Are Brits getting better credit card offers?
Just when you thought the we had finally put the Revolutionary War behind us and made peace with those on the other side of the pond, we discovered that those in the UK are seeing some pretty lengthy balance transfer deals. Admittedly, those of us stateside may be having a a little envious -- and maybe even rethinking our loyalties?
Brits winning the credit card war?
Whatever your feelings regarding the events of 1776, there does, at first sight, seem to be a way in which Americans (in the form of our credit card companies) are today being beaten by the British. On March 26, the London-based Guardian newspaper listed some of the UK's best balance transfer deals, and, by current American standards, the introductory 0-percent APR periods were exceptionally generous, including ones for 24, 25 and even 26 months.
Turn to the balance transfer credit cards listing on IndexCreditCards.com, and the story in the U.S. is very different. At the time of writing (and these things change frequently, so click through to see the situation when you read this) there are four credit cards offering an 18-month zero-percent APR, which is the best you can get. Others have introductory terms lasting 12, 14 or 15 months.
Balance transfer fees
Generally speaking, things aren't any better in our transatlantic battle on the balance transfer fee front. True (and, again, at the time of writing), one American credit card company is currently waiving that fee on one product -- and that beats anything the Brits are doing. But, on this side of the pond you can on average expect to pay perhaps 3 percent of any balance you transfer.
In Britain, you may pay 2.9 or 3.5 percent on the very longest 25- or 26-month deals, but as little as 1.5 percent for 21 months of interest-free bliss.
That may sound conclusive, but the Brits might not be doing as well as they at first appear in the balance transfer battle. In the UK:
- You may need an even better credit score than here to get the best balance transfer credit cards.
- You often receive a lower credit limit than you'd need to consolidate all your card debt.
- These lengthy interest-free offers could be a flash in the pan. Six years ago, the longest balance transfer period in the UK was 12 months.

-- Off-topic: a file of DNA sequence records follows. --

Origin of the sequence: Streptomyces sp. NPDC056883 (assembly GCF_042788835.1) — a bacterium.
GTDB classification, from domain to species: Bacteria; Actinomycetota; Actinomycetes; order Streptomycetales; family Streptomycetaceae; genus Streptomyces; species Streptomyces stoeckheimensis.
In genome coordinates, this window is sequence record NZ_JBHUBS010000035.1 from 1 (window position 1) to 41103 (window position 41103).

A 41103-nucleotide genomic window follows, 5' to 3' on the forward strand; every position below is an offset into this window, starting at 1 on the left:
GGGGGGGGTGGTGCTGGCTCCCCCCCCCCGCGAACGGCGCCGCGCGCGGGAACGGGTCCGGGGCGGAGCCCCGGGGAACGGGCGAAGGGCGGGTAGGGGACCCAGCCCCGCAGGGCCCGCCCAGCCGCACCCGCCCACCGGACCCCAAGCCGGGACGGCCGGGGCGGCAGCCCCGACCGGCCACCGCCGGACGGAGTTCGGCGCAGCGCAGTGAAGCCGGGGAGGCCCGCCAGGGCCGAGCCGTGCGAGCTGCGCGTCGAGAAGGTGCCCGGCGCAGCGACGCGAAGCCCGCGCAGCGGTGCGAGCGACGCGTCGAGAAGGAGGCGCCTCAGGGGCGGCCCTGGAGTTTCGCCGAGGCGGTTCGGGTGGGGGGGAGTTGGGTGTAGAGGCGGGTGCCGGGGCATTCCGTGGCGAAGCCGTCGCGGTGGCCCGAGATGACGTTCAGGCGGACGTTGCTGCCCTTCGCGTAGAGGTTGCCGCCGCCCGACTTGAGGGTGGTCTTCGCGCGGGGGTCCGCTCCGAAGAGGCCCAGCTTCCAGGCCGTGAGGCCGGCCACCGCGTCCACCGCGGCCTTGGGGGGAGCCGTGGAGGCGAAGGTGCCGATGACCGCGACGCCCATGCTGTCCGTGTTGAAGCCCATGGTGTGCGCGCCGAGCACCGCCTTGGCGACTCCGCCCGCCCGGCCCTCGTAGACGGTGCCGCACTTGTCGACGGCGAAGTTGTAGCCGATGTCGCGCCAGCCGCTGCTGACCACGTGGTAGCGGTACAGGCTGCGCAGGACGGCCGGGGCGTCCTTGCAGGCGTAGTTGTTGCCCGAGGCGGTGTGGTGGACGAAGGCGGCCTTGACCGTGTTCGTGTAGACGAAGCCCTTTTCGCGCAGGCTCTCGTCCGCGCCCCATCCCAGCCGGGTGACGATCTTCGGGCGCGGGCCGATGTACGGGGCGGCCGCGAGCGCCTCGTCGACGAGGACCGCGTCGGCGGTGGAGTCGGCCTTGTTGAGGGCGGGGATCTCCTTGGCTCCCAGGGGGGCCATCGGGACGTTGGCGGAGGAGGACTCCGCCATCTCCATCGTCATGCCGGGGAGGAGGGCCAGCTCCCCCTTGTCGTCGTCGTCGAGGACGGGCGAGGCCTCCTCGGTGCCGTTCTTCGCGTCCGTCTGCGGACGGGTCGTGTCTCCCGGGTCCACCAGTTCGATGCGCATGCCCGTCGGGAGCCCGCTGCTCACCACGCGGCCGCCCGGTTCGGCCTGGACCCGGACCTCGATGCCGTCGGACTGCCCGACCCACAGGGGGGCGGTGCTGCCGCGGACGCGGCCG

- There are still plenty of "gotcha" clauses in British card agreements.
That last point was illustrated in Money Box, a BBC Radio 4 consumer program, broadcast on March 23. One listener, Noël from Essex, had transferred a £560 ($850) balance onto his Tesco (the banking arm of Britain's biggest supermarket group) credit card as part of a six-month interest-free deal for existing customers. But he was charged interest on new purchases he made on the card -- but not the balance transfer -- even though he paid off those new purchases in full at the end of each billing cycle. It's not hard to make great offers if you then fail to deliver on what you apparently promised.
U.S.A., U.S.A., U.S.A…
Even so, those limey balance transfer deals do sound attractive. So does that mean American credit card companies should lower the stars and stripes on their headquarters buildings and instead hoist the union flag? The answer is a resounding no.
Card issuers here may or may not currently be losing the Battle of the Balance Transfer, but they're certainly winning the credit card war. Last year, your blogger interviewed British payments expert Mark Jackson of Auriemma Consulting Group for a CardRatings.com article about card rewards.
Mark was deeply unimpressed by rewards credit cards in the UK, complaining their programs weren't as innovative as American ones, and that the value of what they offered was significantly lower -- and continuing to diminish. Meanwhile, by most other criteria (interest rates, perks, consumer protections, customer service…) American plastic tends to be either better or comparable.
So, 2013 for the credit card industry looks like 1776 did for the nation: a decisive American victory.
Published 04/08/13 (Modified 11/19/13)